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Some Negative Self-Talk that Might Sound Familiar

November 7, 2012

By Sean Phipps,

Real talk this week. I’ve been seeing a psychologist for a few months now just because I thought it might be a good idea. Initially, I sought help because I couldn’t stop living inside my head when I knew that the present moment was where I wanted (and needed) to be. Compulsive thoughts like “What are you doing with your life?” and “Shouldn’t you be more successful?” kept recurring throughout the day. The thoughts were debilitating and preventing me from being a productive person. I was THINKING and not DOING. A few months of therapy have helped me realize that I’m not alone with these intrusive thoughts—that nearly everyone has them—and, more importantly, it is something I can turn off so long as I notice what’s happening. This week, I thought I’d share some of my intrusive thoughts with you and how I struggle to keep them from taking complete control of my life. You have them too, right?

“You, sir, are a LOSER.”
I adhere to a completely irrational belief that I am a total loser in every facet of my life, which is both irrational and just untrue. I have several good jobs and a beautiful girlfriend, and yet, I find myself reaching for more. The problem is I don’t know what it is I’m supposed to aspire to other than this. That uncertainty, in my mind at least, is why I feel substandard or inferior. I’ve found the more I work to live in the present moment, the more sporadic and intense these feelings of “loser” are. Reality is a bitch sometimes.

“Everybody thinks you’re weird.”
I worry that people think I’m a bit weirder than everybody else, but I also don’t do anything in my private or public life to suggest that I want to be anything but. This is the very definition of irrational thinking. I have so much anxiety that people might think I’m acting weird that I can’t do anything but act weird. The desire to put forth to the world the “real me” is a daily struggle. What if the “real me” sucks? Maybe I should embrace my awkward weirdness? I think as long as people don’t associate me with Cooky from “The Bozo Show,” everything will be OK.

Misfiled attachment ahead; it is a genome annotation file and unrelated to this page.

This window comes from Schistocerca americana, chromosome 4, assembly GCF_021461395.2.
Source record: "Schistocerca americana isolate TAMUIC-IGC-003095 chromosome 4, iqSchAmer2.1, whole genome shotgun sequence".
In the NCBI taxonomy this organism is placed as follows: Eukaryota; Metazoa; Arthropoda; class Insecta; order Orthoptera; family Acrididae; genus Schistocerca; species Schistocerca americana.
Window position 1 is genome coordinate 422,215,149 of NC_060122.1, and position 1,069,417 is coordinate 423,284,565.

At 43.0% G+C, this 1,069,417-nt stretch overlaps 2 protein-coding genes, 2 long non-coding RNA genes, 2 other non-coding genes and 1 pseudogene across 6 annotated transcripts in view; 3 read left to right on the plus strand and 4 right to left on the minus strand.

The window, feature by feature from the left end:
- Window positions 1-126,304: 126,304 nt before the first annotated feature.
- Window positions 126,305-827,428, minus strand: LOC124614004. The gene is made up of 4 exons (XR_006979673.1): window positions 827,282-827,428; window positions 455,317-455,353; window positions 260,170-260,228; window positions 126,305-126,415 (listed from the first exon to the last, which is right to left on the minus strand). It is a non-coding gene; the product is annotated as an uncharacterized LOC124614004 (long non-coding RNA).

“You just aren’t smart enough to do anything worthwhile.”
I’ve read books and attended college, but my mind tells me that I’m not as smart as I pretend to be. This thought usually comes to the foreground when I forget to do something like take out the trash or neglect to remember to register my car tags. I’ve always thought that I should learn the simple things in life and then, gradually, expand my knowledge to the arts, music and literature. Whenever I forget something simple, I’m ridiculously hard on myself. Why is this? This article from Psychology Today suggests there are five basic payoffs for removing the “ego” from your mind. Most importantly, the idea that we can “avoid failure” is a real possibility if there isn’t fear involved in our actions.

“Why would someone love you?”
Always negative. I sometimes feel like Debbie Downer from the “Saturday Night Live” sketch. No matter how innocent a conversation topic or action, I can somehow find the only possible negative aspect of it and latch on like a pit bull. Of course I’m lovable. But I have a hard time seeing past my belly or that slight blemish on the right side of my nose. The crux of the problem is that I always have a problem. I can’t fathom in my mind how someone would want to love someone like me, and my mind certainly isn’t helping. I’m lucky in my life to have people who will tell me when I need to stop thinking and just hug the living hell out of me.

“People can tell you’re uncomfortable.”
I’ve always been the type of person that felt uncomfortable being myself in social situations. This is why I always prefer to have my “media” hat on at concerts and public events. It gives me a role to play while I enjoy whatever it is I’m doing. But if for some reason, when I can’t wear a proverbial “hat,” that awkward, nervous feeling amplifies. A character in “The Pale King” by the late David Foster Wallace suffers from “the sweats”: a cycle of nervous sweating that begins when you think about sweating and continues to escalate as the mind notices the sweating. It’s a terrible thing. I always think, “If I could just not sweat this time …” which, of course, begins the sweating.

You can contact Sean Phipps via email and Twitter with comments and questions. The opinions expressed in this column belong solely to the author, not or its employees.


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